COVID lockdowns presented an unexpected opportunity for Gianmarco Innocenti, the restaurant’s manager. He and his colleagues began an online delivery platform—something relatively uncommon in Florence—and found themselves with a new group of clients: local professionals nostalgic for the coast and young people committed to sustainability.
“We have clients now who discovered us in lockdown and come in once a week,” Innocenti says. “They’ve made eating fish a habit.”
That enthusiasm for new ways of eating also inspired Nerina Martinelli to open her restaurant, Nugolo, in late 2019. It is named for one of the 200 varieties of tomatoes she cultivates on her family’s 50-acre property in nearby Settignano. “I wanted to cook the way I want to eat, and to make a restaurant for my friends who were tired of the typical Florentine trattorie.”
In her cheerful dining room near the University of Florence’s architecture school, Martinelli is featuring local ingredients—fish comes from Viareggio, about 60 miles west of Florence—with a modern, international spin. “We travel so much more today, and this is affecting our food culture,” she says. Martinelli’s menu features spaghetti with a saffron red mullet sauce, and a sumptuous egg and pecorino cheese foam, with crunchy celery and bottarga, that suggests El Bulli by way of a Tuscan farm.
Changes are afoot in less formal settings too. When he opened his tiny and beloved sandwich shop ’Ino in 2006, cookbook author and former fashion executive Alessandro Frassica focused primarily on meat-based sandwiches. Recently, he’s added pescatarian panini. A sandwich Frassica calls la costiera, or “the coast,” combines burrata cheese, Cantabrico anchovies, and a lemon-infused oil on a ciabatta roll.
Across town, Gianni Pierattoni and his wife, Francesca Zotti, are also serving fish and seafood in low-key surroundings at their restaurant, La Cucina d Pescepane, which evolved from the food truck they launched in 2015. Recently, a crowd of well-dressed locals sat on the restaurant’s small terrace, enjoying crostini of anchovies and creamy cod, a mixed grill of local shrimp, octopus, and calamari, and tuna tartare with a sauce of shallots, capers, and homemade mustard. The daily homemade paccheri pasta special featured gurnard fish prepared with tomatoes and parsley. The scene was emblematic of the city’s adaptation to COVID.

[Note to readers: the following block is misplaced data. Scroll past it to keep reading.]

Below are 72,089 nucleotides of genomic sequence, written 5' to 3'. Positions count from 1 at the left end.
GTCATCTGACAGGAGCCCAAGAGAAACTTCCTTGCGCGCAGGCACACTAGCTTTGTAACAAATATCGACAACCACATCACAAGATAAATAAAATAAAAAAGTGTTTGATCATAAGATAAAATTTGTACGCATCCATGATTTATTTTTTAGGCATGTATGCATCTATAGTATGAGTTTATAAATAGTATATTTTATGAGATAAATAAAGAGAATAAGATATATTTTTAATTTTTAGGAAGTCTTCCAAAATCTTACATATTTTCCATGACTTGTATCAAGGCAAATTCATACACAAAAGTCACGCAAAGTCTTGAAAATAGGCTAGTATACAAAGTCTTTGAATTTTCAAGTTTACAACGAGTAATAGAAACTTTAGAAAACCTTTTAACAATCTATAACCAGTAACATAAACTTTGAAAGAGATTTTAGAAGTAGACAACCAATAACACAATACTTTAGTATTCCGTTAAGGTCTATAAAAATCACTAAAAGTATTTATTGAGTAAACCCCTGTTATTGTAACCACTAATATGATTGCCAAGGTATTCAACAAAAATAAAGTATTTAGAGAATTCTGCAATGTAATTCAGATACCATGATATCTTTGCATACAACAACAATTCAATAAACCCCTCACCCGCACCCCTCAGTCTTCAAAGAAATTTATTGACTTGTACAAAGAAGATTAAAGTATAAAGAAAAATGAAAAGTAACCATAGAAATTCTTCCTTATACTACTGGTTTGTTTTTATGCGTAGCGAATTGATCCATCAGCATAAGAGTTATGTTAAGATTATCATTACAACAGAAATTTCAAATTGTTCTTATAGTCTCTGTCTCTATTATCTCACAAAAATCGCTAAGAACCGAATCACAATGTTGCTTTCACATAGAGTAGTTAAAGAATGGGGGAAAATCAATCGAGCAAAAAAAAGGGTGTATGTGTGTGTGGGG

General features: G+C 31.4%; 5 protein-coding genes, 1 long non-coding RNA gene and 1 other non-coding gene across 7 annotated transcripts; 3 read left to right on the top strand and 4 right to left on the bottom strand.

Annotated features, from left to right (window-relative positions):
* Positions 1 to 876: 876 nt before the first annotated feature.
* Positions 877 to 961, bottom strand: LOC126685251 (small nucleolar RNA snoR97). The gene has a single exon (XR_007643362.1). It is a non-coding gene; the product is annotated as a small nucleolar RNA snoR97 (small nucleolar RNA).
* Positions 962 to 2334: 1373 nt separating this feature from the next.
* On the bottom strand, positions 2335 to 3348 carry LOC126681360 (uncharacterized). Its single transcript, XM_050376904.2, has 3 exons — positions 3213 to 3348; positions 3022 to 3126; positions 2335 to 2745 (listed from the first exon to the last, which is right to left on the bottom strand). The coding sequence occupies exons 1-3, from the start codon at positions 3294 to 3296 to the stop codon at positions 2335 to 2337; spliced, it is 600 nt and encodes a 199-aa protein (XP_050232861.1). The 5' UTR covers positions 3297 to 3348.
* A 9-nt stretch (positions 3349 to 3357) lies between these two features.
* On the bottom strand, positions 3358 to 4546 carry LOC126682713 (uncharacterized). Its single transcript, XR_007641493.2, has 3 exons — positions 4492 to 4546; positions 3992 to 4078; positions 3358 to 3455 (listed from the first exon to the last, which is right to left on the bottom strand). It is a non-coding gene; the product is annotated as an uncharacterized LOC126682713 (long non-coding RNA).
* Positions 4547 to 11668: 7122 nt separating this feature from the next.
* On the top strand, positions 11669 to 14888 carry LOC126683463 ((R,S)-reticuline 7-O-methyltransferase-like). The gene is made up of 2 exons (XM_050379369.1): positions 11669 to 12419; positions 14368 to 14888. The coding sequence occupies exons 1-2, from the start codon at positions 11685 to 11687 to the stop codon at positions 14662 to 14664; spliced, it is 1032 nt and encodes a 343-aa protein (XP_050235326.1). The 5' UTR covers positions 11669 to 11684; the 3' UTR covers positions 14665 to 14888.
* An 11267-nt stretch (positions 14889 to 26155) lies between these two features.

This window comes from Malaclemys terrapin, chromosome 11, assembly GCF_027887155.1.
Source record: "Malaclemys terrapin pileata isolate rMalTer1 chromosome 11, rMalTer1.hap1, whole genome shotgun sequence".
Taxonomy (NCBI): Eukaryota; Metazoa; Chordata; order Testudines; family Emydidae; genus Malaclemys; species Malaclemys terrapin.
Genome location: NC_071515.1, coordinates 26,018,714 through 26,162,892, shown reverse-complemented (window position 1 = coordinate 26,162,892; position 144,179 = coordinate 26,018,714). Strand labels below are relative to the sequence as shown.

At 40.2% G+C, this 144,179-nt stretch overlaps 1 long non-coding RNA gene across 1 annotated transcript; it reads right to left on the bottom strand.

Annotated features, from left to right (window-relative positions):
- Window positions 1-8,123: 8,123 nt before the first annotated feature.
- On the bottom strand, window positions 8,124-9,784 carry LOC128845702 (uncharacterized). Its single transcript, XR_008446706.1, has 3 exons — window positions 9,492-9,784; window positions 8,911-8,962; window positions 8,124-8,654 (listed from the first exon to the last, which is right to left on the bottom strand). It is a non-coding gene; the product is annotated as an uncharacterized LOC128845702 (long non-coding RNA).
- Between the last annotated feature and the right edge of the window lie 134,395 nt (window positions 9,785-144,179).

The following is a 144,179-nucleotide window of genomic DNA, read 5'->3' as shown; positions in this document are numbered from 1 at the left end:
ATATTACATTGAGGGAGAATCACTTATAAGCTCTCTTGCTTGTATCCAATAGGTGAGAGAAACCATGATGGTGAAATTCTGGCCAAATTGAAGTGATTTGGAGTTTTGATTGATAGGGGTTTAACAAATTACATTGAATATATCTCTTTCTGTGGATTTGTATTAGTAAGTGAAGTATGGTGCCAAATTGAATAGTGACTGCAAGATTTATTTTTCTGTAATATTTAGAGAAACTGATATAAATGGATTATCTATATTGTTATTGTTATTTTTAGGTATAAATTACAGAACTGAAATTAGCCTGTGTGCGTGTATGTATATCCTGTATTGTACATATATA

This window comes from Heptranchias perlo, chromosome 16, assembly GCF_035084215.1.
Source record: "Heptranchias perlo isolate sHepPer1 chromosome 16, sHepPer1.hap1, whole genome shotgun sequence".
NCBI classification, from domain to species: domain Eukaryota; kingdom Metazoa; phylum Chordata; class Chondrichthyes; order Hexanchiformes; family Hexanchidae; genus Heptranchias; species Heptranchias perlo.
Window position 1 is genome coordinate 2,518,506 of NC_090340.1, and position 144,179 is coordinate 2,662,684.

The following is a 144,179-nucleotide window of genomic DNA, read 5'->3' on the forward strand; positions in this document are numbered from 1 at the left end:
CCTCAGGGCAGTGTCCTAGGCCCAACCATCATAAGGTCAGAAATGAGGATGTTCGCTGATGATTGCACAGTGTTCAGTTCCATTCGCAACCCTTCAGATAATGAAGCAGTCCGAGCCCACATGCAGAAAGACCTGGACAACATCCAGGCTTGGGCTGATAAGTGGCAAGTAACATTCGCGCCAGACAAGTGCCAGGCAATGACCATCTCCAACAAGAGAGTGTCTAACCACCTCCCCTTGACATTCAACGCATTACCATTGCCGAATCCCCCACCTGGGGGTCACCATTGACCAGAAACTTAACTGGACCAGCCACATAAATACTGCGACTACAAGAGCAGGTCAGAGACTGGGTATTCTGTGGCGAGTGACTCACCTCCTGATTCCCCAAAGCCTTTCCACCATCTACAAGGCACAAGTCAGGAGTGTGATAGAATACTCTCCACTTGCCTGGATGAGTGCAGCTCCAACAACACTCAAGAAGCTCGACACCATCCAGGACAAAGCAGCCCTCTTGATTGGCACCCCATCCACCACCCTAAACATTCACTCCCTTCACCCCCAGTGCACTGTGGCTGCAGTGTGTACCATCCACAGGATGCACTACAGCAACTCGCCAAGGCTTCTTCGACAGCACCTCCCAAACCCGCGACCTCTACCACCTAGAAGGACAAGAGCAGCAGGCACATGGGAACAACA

“Florence is really sensitive to tourism, in a good way,” notes food critic Fiordelli. “When tourism drops, restaurateurs look for new ways to stay relevant to Florentines. That spirit has really led to innovation.”
It’s an exciting evolution, and one that remains true to its Florentine roots, informed by the food culture that has long brought tourists flocking and cemented by the city’s international reputation as a deeply satisfying dining destination.
At Burro e Acciughe, the menu deftly balances Florence’s culinary past with a more seasonal, seafood-heavy future. Galli cheekily serves a dish inspired by lampredotto—the famed Florentine street food sandwich of cow stomach cooked slowly with tomato, onion, parsley, and celery. Only in Galli’s version, the cow is gone, replaced by a generous helping of octopus.
Originally Appeared on Bon Appétit